Guinea pigs are smarter than some folks give them credit for. Did you know that many guinea pigs can learn simple tricks? Yep, almost like little dogs. (Check out our friend Ace; he’s living proof!) Training your guinea pig is an excellent bonding opportunity. The recipe for success? You guessed it, lots and lots of guinea pig treats and veggies. Before you start training, get your guinea pig comfortable taking treats from your hand. Establishing trust is a crucial first step. Interactions should be only positive so she learns to associate your time together with all things good. A tame guinea pig is much easier to train, and you’ll both have more fun and enjoy the process when she’s truly ready.
Here are three simple tricks to get started, but the options are endless!
The High Five
Step 1: Place your hand flat on the floor in front of your guinea pig. With a treat in your other hand, encourage your piggie to approach until one paw steps on your hand. At first, you want to focus on the same paw every time. If she steps with both paws, gently move your hand and try again.
Step 2: Try to keep your pig’s paw on your hand for a little bit longer each time; you can achieve this by offering extra treats at first, and then gradually encouraging her to wait a little bit longer before she earns the reward. This step will require the most practice.
Step 3: After a few sessions, offer your hand and see if she’ll give you her paw automatically. If so, reward immediately with an extra yummy treat and tons of praise. If not, try to lure her with some veggies in an upward motion toward your hand or return to step one for some extra practice.
Jumping Through Hoops
Step 1: Start by placing a hoop at least three inches larger than the guinea pig’s body at ground level. At first, you can reward your guinea pig for simply sticking her nose through the hoop to reach for a treat at the other side.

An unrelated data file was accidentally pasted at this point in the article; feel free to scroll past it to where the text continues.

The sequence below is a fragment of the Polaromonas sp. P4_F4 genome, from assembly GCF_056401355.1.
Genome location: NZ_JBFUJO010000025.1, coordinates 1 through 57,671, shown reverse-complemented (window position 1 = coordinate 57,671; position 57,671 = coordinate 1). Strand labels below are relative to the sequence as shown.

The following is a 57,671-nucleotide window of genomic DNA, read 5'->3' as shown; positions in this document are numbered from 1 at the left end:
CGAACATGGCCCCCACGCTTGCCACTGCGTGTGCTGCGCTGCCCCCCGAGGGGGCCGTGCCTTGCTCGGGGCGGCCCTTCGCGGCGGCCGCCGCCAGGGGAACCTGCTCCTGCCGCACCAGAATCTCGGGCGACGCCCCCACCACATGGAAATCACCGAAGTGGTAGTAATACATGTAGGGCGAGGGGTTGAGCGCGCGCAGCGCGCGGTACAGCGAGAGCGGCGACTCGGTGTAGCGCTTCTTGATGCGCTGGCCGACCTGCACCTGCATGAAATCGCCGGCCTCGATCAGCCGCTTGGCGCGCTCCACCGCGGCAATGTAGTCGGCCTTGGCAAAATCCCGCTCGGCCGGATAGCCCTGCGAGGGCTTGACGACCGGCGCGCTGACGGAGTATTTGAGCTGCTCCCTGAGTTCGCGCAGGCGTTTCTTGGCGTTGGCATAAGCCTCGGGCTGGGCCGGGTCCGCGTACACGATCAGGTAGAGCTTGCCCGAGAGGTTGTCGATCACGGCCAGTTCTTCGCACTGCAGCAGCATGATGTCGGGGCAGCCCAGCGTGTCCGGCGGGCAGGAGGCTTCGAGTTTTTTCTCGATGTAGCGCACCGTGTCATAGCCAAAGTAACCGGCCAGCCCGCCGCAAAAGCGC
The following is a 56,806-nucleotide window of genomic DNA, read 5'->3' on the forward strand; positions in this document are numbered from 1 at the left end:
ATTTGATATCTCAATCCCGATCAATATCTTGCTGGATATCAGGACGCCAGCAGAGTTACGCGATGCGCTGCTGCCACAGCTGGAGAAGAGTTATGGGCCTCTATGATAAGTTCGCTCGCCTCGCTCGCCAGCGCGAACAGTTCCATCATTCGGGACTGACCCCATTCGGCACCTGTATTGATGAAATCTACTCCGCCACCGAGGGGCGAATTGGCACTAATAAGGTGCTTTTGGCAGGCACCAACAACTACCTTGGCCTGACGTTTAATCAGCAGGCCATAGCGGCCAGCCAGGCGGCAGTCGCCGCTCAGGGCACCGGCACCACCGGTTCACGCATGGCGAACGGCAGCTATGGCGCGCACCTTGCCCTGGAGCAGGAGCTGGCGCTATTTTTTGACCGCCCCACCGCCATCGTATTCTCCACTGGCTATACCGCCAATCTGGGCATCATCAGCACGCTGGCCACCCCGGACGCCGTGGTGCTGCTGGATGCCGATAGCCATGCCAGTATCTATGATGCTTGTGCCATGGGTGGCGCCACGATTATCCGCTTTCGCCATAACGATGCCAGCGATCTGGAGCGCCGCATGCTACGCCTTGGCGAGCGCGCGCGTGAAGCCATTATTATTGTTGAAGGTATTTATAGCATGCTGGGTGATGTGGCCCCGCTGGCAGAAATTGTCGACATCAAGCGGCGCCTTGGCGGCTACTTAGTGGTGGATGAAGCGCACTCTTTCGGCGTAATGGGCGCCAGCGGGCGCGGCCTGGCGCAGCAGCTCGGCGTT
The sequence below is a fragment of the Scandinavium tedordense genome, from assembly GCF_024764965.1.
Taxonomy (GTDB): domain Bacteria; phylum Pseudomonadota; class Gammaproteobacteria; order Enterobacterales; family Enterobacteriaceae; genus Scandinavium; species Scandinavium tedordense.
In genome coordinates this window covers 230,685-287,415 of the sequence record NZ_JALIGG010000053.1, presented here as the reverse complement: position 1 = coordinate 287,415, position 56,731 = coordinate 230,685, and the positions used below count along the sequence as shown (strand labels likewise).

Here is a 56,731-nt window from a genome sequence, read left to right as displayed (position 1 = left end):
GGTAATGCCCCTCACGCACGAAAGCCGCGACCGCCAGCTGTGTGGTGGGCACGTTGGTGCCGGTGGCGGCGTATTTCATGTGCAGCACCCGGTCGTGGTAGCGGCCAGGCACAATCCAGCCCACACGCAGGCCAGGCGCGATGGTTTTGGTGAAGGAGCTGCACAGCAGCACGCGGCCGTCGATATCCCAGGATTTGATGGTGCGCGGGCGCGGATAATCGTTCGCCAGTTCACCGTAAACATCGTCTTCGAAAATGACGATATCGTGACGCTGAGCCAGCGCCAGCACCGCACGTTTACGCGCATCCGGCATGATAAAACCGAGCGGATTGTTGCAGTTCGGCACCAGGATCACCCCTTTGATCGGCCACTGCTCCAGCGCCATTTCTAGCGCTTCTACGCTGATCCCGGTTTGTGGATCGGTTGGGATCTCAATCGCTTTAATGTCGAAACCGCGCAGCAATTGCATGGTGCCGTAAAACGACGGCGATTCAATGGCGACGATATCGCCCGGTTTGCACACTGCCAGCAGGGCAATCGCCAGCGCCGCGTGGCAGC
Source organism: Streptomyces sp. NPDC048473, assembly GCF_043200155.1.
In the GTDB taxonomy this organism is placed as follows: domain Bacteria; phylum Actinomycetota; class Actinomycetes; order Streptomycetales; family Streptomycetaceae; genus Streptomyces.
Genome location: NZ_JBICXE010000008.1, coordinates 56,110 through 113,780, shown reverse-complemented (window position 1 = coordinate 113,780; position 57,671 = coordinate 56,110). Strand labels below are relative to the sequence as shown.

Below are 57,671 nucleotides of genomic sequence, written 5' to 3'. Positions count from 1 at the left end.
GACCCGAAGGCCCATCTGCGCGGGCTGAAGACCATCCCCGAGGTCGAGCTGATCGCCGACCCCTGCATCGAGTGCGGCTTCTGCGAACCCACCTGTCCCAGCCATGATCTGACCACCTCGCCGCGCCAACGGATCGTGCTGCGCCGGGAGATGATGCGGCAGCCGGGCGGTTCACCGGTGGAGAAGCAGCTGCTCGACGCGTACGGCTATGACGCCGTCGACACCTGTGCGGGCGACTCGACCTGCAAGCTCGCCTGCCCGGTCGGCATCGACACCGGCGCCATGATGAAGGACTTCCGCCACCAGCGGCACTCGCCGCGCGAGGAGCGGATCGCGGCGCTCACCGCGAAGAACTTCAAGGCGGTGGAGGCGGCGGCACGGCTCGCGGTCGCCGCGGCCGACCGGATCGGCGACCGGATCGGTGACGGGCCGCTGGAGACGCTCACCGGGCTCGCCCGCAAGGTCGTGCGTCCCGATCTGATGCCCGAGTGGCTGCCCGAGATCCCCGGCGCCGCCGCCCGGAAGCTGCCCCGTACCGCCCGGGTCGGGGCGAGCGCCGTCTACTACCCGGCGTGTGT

Step 2: Continue to lure her a bit more until she is willing to walk all the way through the hoop for the treat. Repeat until the guinea pig will willingly walk through the hoop without food at the other end.
Step 3: Ask your piggie to walk through the hoop multiple times in multiple directions before giving a reward. When she is comfortable with this you can start raising the hoop slightly off the ground. Be sure to never raise the hoop high enough that the guinea pig could injure herself attempting to jump through.
Step 4: If you have a circus pig on your hands and want to up the ante, try a slightly smaller hoop or different types of hoops for an extra challenge.
Follow the Leader
Step 1: First, simply spend time with your guinea pig during floor time to get her used to you and build trust. Then, your next goal is to make her feel safe and comfortable around your feet. You can do this by sitting in a chair during floor time and dropping veggies on the floor near your feet.
Step 2: Attempt to lure your guinea pig with veggies to weave around your feet while you’re sitting still. Reward her for taking the first few steps, gradually encouraging her to explore the area on her own.
Step 3: Take a step away from your guinea pig and drop some food at your feet. If she doesn’t come running right away, try a smaller step and work your way up to gaining some distance. Guinea pigs don’t have the best eyesight, so fragrant herbs work well here. The goal is to have them approach you immediately when food is dropped.
Step 4: Now, take a step and don’t offer a treat until the guinea pig approaches your feet. If she’s doing this consistently, take more steps and reward her with a treat for following your feet each time. Start with one small step, working your way up to larger steps and steps in different directions.
If your guinea pig gets distracted, try luring her with veggies again for some more practice. Once she has mastered step 4, work your way up to taking multiple steps and turns before finally offering the prize.
Start slow and simple to build confidence, and work your way up to more advanced tricks. She’ll be playing basketball in no time!